Dignity in Dying is delighted that Richard Ottaway MP has secured a Commons Backbench debate on the issue of assisted dying, likely to take place in March. This debate will offer the first chance in over a decade for MPs to debate the issue of assistance to die on the floor of the House, as well as a critical opportunity for Parliament to comment on the current legal situation, where assisting suicide is a crime, but compassionate amateur assistance to die has been effectively decriminalised.
The debate is not on the Commission on Assisted Dying’s findings, or on a future assisted dying law, but on whether MPs agree with the Director of Public Prosecutions’ (DPP) guidance on Assisted Suicide which has been in effect since February 2010 – guidance which effectively decriminalises amateur assistance to die.
In providing greater clarity in the application of the law the DPP’s guidelines are a welcome development, a view we are confident a majority of MPs will share. However, Dignity in Dying does not believe that the DPP’s guidance offers adequate protection to be a long-term answer to unwanted, unnecessary and unbearable suffering at the end of life, and what is ultimately required is a safeguarded assisted dying law for terminally ill, mentally competent adults, but in the meantime Parliament should not be allowed to avoid this important issue.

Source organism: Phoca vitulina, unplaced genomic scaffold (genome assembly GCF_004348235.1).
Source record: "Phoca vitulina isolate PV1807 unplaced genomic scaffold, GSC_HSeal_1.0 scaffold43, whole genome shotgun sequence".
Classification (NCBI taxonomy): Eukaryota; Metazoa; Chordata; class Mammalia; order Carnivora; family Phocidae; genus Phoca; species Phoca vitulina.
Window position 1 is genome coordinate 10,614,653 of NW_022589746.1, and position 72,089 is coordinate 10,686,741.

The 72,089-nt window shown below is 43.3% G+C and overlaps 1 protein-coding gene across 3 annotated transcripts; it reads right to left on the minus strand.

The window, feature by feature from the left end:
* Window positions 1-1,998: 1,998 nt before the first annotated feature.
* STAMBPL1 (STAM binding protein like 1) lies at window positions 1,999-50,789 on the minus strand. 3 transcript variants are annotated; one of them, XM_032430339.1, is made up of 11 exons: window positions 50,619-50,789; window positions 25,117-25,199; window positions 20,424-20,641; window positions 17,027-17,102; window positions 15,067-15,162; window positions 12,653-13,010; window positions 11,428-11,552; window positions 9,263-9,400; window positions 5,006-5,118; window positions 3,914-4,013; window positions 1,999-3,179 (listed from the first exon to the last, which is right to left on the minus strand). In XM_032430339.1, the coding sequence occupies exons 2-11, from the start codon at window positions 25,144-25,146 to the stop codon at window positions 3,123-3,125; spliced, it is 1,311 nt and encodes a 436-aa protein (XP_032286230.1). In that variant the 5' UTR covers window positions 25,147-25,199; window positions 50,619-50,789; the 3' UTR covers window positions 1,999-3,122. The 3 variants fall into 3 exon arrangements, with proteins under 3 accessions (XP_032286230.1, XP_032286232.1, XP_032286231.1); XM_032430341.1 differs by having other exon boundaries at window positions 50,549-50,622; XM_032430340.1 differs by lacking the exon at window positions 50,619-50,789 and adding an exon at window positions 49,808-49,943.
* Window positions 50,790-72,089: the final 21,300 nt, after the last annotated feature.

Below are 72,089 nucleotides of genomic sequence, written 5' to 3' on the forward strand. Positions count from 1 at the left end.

We will be supporting Richard Ottaway MP in ensuring Parliament faces up to the reality of current law and practice on assisted suicide, and its consequences. If you would like to be kept informed about the progress of this debate and our other campaigns please sign up to our email alerts.
This debate will continue what has already been an exciting year for the campaign, and is just one of many activities planned to help ensure that we can all have what we consider to be a good death when the time comes.